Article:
"Racing Home" The Maine Windjammer Project

"Racing Home" By Doug Mills

The American Eagle racing home to Rockland. [06-16-2012]




Wednesday, June 26, 2013

Hear in the Wild

NEW ORLEANS — Pictured here is a 10-foot alligator found in Charley Pond at Coast Guard Communications Station New Orleans, January 3, 2005. Alligators are one part of wildlife located at the communications station that the unit co-exists with. (U.S. Coast Guard photo courtesy of Communications Station New Orleans.)
NEW ORLEANS - On the outskirts of New Orleans, one local Coast Guard unit learns to co-exist with wildlife in order to fulfill their mission.

With a crew of 25 and one of the biggest pieces of property the Coast Guard owns, this tight-knit crew maintains the field and takes care of assets worth more than $31 million.

“With a piece of property that is 2,000 acres, it’s a lot to take care of with a small crew,” said Petty Officer 1st Class Travis Walton, a machinery technician at Coast Guard Communication Station New Orleans.

Pictured here is one of the many towers located in the fields of Coast Guard Communications Station New Orleans, June 13, 2013. The unit maintains the receivers and transmitters to preserve a signal used for communication in military and civilian vessels and aircraft. (U.S. Coast Guard photo by Petty Officer 3rd Class Carlos Vega.)
Communication Station New Orleans serves as the ears of the Gulf Coast. The unit has hundreds of acres full of antennas and satellites. The crew maintains the receivers and transmitters to preserve a signal used for communication in military and civilian vessels and aircraft.

“Every year at Communications Station New Orleans we provide the Gulf with more than 2,000 voice broadcasts, 1,000 weather fax broadcasts, more than 1,500 navigational technology broadcasts as well as 35,000 automated distress system tests and actual distress calls,” said Petty Officer 3rd Class Samuel Sasser, a electronics technician at Communication Station New Orleans. “These systems provide communication support for more than 400 Coast Guard operations.”

Pictured here is a close up photo of communication equipment at Coast Guard Communications Station New Orleans, June 13, 2013. The unit maintains the receivers and transmitters to preserve a signal used for communication in military and civilian vessels and aircraft. (U.S. Coast Guard photo by Petty Officer 3rd Class Carlos Vega.)
With a large mission and a small crew, one of the biggest challenges they face is the nature and wildlife that comes with the large property.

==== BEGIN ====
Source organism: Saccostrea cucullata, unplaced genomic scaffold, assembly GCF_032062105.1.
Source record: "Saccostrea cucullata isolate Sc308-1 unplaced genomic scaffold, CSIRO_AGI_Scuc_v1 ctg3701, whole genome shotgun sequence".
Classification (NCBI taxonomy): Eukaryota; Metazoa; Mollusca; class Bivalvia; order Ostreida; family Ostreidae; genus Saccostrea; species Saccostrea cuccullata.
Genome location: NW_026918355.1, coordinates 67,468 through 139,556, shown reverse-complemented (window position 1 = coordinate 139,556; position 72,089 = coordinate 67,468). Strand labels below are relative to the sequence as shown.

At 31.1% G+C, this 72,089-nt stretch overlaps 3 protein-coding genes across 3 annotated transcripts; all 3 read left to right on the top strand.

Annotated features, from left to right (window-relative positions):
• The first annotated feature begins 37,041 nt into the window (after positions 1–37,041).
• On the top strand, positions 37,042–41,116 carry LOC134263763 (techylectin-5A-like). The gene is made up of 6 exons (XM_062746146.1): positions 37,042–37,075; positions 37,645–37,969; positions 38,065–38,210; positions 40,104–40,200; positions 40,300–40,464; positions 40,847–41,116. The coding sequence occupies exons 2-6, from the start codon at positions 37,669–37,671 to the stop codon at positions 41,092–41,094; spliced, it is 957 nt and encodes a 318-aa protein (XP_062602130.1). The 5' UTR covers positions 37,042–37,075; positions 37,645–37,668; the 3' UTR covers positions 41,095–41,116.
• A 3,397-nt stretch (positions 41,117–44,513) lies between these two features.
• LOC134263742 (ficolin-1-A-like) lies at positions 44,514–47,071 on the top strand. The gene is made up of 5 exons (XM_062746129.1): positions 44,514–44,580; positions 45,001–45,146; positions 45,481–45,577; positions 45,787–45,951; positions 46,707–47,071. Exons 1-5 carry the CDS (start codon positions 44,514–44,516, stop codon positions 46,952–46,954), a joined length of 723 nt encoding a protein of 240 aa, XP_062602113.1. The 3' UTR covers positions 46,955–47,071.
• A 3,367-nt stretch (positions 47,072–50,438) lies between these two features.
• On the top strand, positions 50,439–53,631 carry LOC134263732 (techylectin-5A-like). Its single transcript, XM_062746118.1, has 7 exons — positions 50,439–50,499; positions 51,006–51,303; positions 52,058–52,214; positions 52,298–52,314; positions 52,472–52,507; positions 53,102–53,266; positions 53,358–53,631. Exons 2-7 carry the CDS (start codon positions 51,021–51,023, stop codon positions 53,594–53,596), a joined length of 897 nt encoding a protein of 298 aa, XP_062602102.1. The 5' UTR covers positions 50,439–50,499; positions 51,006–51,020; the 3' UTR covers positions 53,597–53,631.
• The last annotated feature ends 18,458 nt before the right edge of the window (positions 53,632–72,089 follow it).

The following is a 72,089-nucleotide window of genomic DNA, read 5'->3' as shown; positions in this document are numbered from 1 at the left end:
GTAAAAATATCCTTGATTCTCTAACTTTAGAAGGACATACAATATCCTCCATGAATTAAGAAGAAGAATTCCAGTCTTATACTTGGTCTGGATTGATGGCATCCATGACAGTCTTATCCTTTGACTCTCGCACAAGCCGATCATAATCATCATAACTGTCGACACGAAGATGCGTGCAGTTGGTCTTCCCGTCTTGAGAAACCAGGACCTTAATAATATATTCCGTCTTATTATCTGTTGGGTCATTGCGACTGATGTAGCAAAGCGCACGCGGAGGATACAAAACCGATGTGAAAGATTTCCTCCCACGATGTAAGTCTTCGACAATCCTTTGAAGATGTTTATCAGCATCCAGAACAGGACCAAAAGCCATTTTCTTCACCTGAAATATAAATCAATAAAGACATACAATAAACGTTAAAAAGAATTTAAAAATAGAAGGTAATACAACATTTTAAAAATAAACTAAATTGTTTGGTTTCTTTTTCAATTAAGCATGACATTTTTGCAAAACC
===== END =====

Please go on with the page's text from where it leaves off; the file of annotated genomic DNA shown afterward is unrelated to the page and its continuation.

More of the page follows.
“We have to deal with wildlife and all the debris that comes from trees dying, downed trees, windstorms, all that dams up all the culverts,” said Walton. “That means we have to take a guy and put him in the water with the risk of alligators and snakes and have people watch out for him so they can actually take their shovels and dig out all the canals and ditches.”

The station often confronts drainage issues. They have a canal that has to be maintained from their side of the levee on the property that goes off into an industrial cut to drain off the water that builds up.

“Alligators don't bother us much, but they do get in the drainage ditches, sometimes when the guys are mowing the yards we have alligators walk across the parking lot,” said Walton. “There are also snakes, tons of snakes, any kind of snake Louisiana has is on this property.”

The wildlife at the communication station affects nearly every aspect of their mission from the culverts, the fields and even the roads.

“We got a couple of beavers that like to dam up all our ditches,” said Walton “We can tear down all their dams and two days later they are all back up, so the beavers win each time.”

“These beavers have been building a dam on this road for a couple of months. As soon as it rains for any period of time the dams will cause the roadway to flood.” said Lamb. “That makes it a hazard for us, we need the roadways to reach the different parts of our unit. There isn't much we can do about the beavers. This is their habitat and we are just a part of it.”